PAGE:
American ex-pats will celebrate wherever they live. In some countries, it's hard to find the necessary foods, such as cranberry sauce, and even whole turkeys. But no matter where we live, we try our best to reproduce the menu and good feelings of this favorite holiday.
It is a family holiday and we like to involve family members who attend. It's a time when we create special family memories.
We invite you to share your favorite family Thanksgiving memories for the chance to win a Kindle for the holidays. Simply leave a comment at the bottom of this blog post, for a chance to enter. We will choose one winner, and in honor of thanksgiving, we'll post a selection of our favorite entries. The winning story will be announced on Sunday, December 1.
Ever faced an obstacle in your family research as you look for an ancestors’ name?
When viewing census records, for example, it’s not uncommon to find a relative listed with their formal birth name in one record, and then listed under a nickname in another.
Nicknames are usually familiar or humorous and used as an appropriate replacement or addition to a given name. They can be a form of endearment, refer to a personal character trait or just be a shortened version.
When you stumble upon these new listings, you might think your family research has hit a brick wall. Searching for records can be difficult if you don’t have all the information, but don’t despair, here are some tips below to help in your family history research.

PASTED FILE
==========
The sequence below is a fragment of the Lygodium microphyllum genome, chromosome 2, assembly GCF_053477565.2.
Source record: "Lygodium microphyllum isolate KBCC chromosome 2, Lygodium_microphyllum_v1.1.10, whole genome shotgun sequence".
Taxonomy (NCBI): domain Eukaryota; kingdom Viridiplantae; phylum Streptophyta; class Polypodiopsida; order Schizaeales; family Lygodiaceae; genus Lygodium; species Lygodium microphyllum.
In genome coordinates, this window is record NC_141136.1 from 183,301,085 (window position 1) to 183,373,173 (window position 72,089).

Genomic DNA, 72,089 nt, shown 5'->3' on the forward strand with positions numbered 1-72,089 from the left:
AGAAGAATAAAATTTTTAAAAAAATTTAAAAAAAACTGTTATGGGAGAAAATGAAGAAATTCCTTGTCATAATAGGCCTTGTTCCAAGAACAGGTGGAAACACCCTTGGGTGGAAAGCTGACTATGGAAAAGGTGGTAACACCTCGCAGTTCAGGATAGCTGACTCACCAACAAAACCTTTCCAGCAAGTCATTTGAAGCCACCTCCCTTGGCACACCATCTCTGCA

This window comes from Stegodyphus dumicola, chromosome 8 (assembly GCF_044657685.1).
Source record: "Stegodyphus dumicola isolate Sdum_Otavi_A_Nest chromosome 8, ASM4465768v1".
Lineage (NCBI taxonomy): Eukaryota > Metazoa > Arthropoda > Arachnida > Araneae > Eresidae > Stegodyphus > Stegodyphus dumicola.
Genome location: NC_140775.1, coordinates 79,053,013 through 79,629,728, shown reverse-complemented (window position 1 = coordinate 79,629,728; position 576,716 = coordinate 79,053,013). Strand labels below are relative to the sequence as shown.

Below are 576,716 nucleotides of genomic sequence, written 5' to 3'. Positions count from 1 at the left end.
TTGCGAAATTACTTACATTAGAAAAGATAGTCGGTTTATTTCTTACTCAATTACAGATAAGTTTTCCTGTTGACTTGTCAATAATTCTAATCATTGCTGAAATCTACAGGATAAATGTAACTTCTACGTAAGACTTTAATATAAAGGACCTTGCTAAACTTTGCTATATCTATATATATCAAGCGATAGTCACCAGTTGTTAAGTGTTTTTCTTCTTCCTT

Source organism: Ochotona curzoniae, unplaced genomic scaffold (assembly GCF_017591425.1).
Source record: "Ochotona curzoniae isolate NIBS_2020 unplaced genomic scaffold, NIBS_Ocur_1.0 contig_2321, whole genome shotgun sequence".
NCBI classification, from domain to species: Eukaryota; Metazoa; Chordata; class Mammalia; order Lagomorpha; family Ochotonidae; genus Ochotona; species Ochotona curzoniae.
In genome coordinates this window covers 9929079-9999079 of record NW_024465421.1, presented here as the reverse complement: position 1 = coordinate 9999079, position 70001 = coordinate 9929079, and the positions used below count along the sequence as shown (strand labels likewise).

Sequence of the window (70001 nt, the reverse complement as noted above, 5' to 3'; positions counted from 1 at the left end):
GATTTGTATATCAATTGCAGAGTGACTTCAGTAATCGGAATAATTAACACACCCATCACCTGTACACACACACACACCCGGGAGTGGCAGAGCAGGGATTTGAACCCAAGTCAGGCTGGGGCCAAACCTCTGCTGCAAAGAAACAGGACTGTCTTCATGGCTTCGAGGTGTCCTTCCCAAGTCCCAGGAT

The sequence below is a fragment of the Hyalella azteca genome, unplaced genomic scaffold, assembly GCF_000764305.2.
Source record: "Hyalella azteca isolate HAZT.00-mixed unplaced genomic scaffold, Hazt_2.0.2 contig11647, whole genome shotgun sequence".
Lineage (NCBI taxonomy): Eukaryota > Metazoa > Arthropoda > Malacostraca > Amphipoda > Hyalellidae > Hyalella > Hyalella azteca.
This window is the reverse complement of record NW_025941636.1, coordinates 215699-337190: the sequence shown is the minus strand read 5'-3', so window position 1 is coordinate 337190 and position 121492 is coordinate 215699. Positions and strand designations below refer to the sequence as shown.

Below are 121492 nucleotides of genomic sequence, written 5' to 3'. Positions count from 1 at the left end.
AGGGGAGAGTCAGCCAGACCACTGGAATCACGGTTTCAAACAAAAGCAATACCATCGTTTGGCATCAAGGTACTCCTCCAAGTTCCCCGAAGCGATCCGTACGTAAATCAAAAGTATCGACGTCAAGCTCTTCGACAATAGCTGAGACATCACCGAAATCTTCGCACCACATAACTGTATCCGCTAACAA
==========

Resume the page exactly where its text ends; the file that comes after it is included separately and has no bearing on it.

Where were you when you heard about John F. Kennedy’s assassination?
It shocked the world and shook the very foundations of our liberty and freedom. Today marks 50 years since that devastating day, November 22, 1963, when President Kennedy was assassinated.
John F. Kennedy was the 35th President of the United States, the youngest president elected. He was a man that the country identified with. He sent the first man to the moon.
This week our three genealogy experts, Laurence Harris, Schelly Talalay Dardashti, and Daniel Horowitz joined us as panelists for our webinar, Family History Q&A.
We assisted many users with their genealogy "brick walls," and provided numerous hints and tips for furthering genealogy research.
Didn't get a chance to join? Don't worry! Click on the video below to watch the full webinar.
Don’t forget to check our other webinars for even more genealogy tips to help make family history research easier.
Have more tips to advance genealogy research? Let us know in the comments below!
Do you know about the statistics section on our family sites? It is full of interesting tidbits about your family tree, offering such details as average life expectancy or number of children per family. We analyze all the data in your family tree to produce 45 enlightening statistics.
I learned some very interesting things about my family from this section. For example, I learned that the most common first names in my tree are David and Sara. I would probably not have noticed that the oldest person in my family was my great aunt, who lived to be 107!
Here is a map showing all places of birth of the people in my family tree:
Today we've extended the popular record extraction feature that lets you extract information from a historical record directly to a relevant family tree profile, to now extract to multiple profiles. Thus, when you've found a record with information on several relatives, you can easily extract the information into all relevant family tree profiles.